Practical Apologetics – Reliability of the Bible, Part 3

Posted: December 21, 2015 in Apologetics
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Practical Apologetics GraphicLast time we focused on the authorship of the Old Testament.  We looked at three primary areas where the Old Testament is challenged.  This article will address questions regarding the authorship of the New Testament and particularly the Gospels.

Like the OT discussions, this is an overview of key areas targeted towards the layman.  As before, I’d suggest Lee Strobel’s The Case for Christ at a more introductory level or Geisler and Turek’s I Don’t Have Enough Faith to be an Atheist at the intermediate level.  If you want to get advanced, look for William Lane Craig’s Reasonable Faith.

In my opinion, defending the historicity of the New Testament is actually far easier than the Old Testament.  The attacks are frequently focused on authorship and target the dates of the documents as well as the sources for the documents.  The crux of the effort is to separate the gospels from the events they describe.  This gives skeptics the supposed excuse to discount them an exaggerated legends rather than recorded history.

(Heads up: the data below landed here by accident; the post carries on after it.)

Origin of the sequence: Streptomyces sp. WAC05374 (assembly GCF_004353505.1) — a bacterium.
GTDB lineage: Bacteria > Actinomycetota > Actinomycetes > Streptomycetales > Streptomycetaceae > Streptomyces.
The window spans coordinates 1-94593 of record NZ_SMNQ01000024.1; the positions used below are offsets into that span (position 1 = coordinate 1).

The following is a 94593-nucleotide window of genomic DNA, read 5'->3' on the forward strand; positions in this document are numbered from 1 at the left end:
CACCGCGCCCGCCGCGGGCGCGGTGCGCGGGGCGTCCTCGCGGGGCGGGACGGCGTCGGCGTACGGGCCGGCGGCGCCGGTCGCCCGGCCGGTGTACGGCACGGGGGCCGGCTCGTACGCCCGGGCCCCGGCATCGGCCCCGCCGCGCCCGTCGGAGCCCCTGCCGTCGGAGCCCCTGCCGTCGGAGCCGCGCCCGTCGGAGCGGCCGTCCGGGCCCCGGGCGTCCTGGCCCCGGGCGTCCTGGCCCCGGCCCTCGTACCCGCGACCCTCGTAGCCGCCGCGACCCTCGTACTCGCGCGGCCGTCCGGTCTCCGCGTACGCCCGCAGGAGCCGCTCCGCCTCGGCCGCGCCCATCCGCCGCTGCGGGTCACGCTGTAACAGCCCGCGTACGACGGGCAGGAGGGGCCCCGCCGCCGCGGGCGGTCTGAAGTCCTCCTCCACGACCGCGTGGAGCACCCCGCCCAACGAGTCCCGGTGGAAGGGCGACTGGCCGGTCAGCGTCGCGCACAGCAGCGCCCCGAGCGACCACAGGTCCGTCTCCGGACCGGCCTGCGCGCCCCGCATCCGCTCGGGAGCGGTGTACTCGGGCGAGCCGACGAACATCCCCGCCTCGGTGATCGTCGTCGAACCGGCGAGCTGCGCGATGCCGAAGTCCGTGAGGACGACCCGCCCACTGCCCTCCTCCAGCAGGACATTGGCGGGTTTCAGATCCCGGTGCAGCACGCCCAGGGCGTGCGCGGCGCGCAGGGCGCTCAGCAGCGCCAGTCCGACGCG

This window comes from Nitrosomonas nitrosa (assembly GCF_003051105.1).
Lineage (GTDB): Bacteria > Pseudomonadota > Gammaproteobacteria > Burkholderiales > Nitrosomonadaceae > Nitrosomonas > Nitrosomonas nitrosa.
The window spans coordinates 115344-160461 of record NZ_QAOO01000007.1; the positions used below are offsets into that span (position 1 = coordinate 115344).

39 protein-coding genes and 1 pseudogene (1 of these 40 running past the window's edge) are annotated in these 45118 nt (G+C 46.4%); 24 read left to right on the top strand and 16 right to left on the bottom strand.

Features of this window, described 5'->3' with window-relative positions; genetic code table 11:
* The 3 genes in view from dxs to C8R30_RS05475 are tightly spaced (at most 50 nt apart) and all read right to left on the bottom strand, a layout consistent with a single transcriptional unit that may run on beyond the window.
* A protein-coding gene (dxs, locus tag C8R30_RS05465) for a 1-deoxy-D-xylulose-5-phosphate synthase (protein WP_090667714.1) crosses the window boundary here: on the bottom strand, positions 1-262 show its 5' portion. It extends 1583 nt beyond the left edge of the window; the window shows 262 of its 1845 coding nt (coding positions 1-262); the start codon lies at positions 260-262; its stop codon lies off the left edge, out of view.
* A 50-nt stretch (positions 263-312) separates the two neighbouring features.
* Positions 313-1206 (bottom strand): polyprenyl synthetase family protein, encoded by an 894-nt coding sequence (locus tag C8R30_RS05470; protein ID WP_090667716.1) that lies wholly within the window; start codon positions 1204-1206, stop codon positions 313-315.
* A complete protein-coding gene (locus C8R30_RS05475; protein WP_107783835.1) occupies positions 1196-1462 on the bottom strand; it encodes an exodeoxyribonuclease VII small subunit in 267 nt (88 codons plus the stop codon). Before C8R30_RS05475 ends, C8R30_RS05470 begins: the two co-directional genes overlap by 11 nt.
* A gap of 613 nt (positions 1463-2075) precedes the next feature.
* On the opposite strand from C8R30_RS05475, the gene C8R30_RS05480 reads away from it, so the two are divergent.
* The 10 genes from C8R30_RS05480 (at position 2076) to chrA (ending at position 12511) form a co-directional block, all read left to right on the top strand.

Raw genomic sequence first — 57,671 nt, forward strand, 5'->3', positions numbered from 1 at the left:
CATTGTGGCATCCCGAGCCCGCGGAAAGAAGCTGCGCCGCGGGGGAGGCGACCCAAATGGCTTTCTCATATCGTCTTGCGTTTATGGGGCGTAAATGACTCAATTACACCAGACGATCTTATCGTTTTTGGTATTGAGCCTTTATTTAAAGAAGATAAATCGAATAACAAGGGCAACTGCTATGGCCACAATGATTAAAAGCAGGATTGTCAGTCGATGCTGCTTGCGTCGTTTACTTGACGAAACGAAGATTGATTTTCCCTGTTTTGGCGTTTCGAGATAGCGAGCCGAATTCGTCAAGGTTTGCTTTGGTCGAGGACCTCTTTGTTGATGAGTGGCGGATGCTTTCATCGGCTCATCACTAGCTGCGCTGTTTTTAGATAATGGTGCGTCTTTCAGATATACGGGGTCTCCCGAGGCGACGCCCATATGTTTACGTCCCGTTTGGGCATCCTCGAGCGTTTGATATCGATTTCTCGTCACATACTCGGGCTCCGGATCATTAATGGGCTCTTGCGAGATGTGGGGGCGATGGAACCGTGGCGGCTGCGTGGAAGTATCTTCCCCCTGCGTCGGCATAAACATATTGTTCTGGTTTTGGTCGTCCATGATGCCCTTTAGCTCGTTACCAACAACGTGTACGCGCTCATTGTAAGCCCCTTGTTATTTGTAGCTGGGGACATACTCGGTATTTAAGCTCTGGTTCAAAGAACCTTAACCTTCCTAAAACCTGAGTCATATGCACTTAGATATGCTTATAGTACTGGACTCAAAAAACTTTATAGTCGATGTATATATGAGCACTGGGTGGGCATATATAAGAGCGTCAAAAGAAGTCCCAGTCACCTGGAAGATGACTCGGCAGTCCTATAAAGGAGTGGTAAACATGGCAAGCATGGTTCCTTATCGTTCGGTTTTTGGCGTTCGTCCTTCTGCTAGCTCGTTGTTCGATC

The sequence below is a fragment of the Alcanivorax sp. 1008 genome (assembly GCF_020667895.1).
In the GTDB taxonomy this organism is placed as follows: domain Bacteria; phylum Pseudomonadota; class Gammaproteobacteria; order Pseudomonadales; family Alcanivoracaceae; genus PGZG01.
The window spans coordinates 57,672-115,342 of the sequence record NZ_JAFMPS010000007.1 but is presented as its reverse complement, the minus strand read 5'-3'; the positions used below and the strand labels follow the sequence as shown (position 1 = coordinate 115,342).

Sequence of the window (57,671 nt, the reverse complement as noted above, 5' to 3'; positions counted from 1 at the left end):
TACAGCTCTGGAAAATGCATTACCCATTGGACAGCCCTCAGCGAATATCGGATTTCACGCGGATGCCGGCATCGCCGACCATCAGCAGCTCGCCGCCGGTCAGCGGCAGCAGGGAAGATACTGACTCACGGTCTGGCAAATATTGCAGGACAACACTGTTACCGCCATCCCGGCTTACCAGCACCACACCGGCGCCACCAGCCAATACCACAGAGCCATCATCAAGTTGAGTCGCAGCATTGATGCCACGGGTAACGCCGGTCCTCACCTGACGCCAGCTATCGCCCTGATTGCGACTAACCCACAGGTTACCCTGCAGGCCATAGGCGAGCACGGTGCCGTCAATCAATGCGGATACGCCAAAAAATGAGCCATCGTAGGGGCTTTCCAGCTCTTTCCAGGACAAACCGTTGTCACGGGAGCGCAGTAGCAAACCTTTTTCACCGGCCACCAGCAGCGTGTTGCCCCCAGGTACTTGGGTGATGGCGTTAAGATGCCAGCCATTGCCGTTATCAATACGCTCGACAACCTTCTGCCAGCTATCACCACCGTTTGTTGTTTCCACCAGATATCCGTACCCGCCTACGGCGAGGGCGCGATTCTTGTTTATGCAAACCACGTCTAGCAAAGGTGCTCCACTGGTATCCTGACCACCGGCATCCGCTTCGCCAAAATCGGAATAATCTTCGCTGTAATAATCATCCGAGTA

There are two important elements of the New Testament itself that must be remembered at the outset.

1. The New Testament is a collection of documents by a variety of authors.   It is not a single collaborative document like many attempt to treat it.

2. Do not allow critics to apply a double-standard to the New Testament, especially with regard to the historical narratives of the Gospels and Acts.  The is a tendency for critics to hold the NT to a far higher – unattainable – standard than other historical documents.  Do not accept that.

So let’s get started…

Dating the Texts

One of the most frequent criticisms encountered is that the texts cannot be considered reliable because of the time between the writing and the events.  Many skeptics will date the gospels to the second or occasionally third century.  Then they group the traditional gospels with other pseudo-Christian texts of these later periods.  You then get these arguments.

1. The attributed authors cannot possibly be the actual authors.  Due to the “late” dates of their writing, the people who are claimed to be the authors would be long dead.

2. Too much time has passed between the actual events and the actual texts.  Because of this, legend has corrupted the actual events.

3. Because of the late date, the claim is also made that equally valid texts are excluded to support an agenda.  This will be taken up in the next part of the series.  Keep the dating discussion of this article in mind, though, because these arguments also apply there.